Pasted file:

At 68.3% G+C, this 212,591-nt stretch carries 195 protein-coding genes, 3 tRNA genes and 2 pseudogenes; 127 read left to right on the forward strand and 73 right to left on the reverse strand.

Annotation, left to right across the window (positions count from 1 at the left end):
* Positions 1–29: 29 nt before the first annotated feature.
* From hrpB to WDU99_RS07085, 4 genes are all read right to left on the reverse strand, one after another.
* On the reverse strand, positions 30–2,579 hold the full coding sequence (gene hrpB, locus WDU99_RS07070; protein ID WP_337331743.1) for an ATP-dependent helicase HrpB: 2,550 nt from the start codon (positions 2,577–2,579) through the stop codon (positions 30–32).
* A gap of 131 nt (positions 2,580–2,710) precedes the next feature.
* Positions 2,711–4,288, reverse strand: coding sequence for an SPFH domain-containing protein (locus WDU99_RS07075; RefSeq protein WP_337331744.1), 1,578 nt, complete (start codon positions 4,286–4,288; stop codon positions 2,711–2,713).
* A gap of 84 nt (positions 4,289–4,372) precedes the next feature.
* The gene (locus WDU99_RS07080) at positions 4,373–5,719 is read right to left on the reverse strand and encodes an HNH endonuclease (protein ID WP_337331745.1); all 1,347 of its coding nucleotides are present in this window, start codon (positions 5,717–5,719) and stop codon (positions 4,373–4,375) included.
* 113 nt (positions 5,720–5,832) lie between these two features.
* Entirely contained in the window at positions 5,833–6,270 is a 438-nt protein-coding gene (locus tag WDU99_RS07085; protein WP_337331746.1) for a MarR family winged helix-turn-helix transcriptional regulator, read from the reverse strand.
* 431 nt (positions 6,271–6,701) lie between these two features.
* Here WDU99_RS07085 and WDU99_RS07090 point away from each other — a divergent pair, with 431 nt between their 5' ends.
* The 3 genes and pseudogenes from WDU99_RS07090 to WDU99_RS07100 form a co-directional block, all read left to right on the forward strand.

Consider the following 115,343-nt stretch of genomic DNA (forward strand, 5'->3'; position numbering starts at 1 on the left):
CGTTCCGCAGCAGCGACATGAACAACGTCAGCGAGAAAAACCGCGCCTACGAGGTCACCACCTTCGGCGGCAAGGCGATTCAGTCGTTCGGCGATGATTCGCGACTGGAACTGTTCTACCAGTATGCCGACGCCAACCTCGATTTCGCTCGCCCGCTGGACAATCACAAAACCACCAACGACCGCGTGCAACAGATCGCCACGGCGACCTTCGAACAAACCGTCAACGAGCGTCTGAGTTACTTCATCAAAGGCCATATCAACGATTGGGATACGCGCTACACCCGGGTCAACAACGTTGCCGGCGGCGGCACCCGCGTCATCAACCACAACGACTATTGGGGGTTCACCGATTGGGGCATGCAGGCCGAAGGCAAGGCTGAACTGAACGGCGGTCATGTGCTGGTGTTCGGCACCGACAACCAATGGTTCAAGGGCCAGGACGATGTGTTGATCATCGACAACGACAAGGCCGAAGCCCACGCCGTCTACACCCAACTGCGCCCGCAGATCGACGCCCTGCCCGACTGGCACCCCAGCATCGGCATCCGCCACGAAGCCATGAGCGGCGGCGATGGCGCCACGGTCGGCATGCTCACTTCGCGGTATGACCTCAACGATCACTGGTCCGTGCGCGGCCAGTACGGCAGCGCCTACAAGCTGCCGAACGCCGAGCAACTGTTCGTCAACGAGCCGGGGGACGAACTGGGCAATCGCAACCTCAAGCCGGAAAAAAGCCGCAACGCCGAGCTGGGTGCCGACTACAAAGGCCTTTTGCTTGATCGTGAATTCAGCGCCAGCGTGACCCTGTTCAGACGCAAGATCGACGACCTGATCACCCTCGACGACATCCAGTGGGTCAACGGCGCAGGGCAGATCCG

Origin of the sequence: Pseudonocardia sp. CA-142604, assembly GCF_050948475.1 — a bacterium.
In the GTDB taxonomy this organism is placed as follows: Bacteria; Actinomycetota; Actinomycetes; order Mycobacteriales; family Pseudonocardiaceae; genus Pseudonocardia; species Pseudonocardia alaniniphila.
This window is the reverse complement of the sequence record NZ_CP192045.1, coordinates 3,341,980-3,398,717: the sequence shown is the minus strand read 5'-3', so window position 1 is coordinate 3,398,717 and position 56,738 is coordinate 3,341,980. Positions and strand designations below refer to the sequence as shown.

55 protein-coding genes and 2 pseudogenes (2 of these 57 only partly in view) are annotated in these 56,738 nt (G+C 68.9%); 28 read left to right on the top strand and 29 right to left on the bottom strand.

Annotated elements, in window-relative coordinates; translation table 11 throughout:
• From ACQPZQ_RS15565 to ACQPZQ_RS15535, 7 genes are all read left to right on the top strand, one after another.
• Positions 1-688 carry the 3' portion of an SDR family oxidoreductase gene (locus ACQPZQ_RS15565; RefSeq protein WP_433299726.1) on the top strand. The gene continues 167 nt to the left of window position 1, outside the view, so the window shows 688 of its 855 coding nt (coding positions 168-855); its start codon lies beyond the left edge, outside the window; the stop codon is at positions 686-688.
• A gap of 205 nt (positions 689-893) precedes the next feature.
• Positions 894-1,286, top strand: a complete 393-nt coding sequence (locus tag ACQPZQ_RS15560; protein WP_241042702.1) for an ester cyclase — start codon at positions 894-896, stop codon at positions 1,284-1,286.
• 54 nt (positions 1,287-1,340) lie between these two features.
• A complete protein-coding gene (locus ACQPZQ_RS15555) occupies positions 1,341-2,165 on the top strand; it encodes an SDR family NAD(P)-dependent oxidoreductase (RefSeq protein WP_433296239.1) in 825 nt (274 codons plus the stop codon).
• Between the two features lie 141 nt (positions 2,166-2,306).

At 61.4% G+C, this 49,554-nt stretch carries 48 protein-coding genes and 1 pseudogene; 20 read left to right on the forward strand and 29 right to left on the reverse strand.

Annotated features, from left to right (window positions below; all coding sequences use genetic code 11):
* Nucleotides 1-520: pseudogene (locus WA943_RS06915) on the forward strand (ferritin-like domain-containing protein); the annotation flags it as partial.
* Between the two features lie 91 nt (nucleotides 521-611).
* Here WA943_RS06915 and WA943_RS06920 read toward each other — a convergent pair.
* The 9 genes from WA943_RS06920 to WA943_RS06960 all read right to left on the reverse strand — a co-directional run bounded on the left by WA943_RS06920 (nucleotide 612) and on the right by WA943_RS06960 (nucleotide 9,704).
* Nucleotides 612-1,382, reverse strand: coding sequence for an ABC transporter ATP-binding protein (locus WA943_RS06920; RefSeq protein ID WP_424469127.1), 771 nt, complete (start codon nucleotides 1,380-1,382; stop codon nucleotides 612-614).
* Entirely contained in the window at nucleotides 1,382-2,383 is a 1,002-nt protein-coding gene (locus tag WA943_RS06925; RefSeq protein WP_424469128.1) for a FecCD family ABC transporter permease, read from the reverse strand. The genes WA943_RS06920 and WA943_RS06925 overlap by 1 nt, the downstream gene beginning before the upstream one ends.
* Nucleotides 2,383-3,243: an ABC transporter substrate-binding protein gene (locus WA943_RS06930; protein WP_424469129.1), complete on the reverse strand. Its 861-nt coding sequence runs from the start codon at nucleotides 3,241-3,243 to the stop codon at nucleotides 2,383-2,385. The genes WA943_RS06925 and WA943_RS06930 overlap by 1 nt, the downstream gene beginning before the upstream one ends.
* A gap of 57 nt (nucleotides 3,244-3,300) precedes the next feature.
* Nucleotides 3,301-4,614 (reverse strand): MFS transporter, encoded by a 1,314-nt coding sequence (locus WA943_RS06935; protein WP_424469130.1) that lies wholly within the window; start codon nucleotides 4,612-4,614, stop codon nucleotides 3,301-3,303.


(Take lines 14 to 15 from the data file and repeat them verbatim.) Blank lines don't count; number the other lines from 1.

* The 3 genes and pseudogenes from WDU99_RS07090 to WDU99_RS07100 form a co-directional block, all read left to right on the forward strand.

Consider the following 115,343-nt stretch of genomic DNA (forward strand, 5'->3'; position numbering starts at 1 on the left):